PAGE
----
Heritage Foundation hits back at Tucker Carlson's 'outrageous' claims

The conservative Heritage Foundation pushed back on Fox News host Tucker CarlsonTucker CarlsonCNN draws 7.3 million viewers for Iowa Democratic debate Trump wants To 'deescalate,' but will his supporters let him? Former Trump security official slams Tucker Carlson over criticism of strike on Iranian general MORE on Saturday after he sharply criticized the organization during a segment on tech policy.

Carlson blasted the foundation and other groups during his show Friday night, arguing that Beltway conservative organizations have "colluded with big tech to shield left-wing monopolies from any oversight."

In specifically going after Heritage, where Carlson used to work, the host asserted, "As an organization, Heritage no longer represents the interests of conservatives, at least on the question of tech."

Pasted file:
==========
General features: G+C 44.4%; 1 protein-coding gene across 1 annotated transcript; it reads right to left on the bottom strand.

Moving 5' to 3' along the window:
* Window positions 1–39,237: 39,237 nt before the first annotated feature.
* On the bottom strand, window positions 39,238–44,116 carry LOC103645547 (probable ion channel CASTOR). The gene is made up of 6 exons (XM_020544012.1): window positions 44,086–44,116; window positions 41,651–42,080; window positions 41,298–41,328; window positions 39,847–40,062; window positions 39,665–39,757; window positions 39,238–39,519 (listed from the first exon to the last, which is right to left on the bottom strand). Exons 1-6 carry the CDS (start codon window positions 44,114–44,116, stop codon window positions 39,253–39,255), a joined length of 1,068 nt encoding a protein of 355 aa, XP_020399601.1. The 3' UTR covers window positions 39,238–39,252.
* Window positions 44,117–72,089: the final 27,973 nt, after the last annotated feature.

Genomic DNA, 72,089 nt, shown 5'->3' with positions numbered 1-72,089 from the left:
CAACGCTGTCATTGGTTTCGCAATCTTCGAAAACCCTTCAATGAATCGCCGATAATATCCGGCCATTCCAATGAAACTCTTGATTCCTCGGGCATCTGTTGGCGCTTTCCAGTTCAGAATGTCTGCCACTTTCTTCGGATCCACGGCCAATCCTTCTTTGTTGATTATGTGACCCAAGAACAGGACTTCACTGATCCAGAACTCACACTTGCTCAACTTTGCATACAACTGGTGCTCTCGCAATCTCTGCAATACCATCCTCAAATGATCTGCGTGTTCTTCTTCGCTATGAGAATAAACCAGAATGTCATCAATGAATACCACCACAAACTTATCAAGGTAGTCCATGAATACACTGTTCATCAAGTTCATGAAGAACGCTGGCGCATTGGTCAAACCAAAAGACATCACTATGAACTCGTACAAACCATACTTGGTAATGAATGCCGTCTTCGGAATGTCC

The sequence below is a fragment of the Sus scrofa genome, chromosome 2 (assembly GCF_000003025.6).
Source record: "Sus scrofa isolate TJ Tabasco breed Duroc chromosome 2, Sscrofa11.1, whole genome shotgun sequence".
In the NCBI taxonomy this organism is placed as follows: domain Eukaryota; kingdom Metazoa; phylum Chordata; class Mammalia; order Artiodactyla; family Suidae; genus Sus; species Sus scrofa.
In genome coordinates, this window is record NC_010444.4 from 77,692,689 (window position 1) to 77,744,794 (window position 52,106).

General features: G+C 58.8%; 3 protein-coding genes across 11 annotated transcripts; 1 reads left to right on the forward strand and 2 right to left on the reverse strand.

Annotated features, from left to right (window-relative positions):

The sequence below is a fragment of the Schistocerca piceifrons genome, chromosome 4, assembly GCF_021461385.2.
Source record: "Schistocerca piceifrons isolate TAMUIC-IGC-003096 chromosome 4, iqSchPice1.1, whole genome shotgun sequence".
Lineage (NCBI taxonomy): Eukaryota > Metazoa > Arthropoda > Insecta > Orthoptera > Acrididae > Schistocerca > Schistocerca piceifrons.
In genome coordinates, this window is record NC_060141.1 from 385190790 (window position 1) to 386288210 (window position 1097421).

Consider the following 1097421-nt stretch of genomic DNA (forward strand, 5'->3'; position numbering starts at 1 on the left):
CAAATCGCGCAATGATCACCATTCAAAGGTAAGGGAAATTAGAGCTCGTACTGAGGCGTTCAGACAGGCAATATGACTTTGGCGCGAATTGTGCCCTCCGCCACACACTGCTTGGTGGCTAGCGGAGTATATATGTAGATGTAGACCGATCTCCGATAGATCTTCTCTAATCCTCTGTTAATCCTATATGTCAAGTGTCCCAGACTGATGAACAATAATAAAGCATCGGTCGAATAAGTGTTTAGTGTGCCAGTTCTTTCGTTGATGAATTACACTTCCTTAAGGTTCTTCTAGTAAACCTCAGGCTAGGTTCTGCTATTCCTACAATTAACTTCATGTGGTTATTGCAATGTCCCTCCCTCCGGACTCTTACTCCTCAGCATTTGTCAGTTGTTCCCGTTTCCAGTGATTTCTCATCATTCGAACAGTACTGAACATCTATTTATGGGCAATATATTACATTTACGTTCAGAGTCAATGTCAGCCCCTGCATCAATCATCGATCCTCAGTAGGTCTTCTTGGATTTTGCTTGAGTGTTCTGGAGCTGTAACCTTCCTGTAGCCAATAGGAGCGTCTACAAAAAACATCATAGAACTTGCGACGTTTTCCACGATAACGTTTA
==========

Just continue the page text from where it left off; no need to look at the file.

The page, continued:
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He also criticized one paper from the group, which he alleged "defends the special privileges that Congress has given to left-wing Silicon Valley monopolies."

The foundation fired back in a statement on Saturday, accusing the television personality of making "several false, outrageous, and unfounded accusations."

"Rather than engage in a substantive policy debate, he chose instead to make ad hominem attacks and question our integrity. We are disappointed this came from someone whom we admire and respect," said Heritage Foundation Vice President of Communications Rob Bluey.

He added that Carlson "failed to acknowledge Heritage experts’ consistent criticism of technology companies" and defended the report's conclusion as "based on the principles that guide all of our policy recommendations."

The group also said that "Carlson did not contact us in advance of his segment or provide Heritage with an opportunity to respond to his accusations."

A spokesperson for Fox did not immediately respond to a request for comment from The Hill on Saturday.

The pushback comes amid a broader surge in criticism of major tech companies from figures in both parties.

Some Democrats have called for social media giants to be broken up while urging them to do more to combat hate speech and disinformation on their platforms. Republicans, meanwhile, have accused the companies of censoring conservative speech.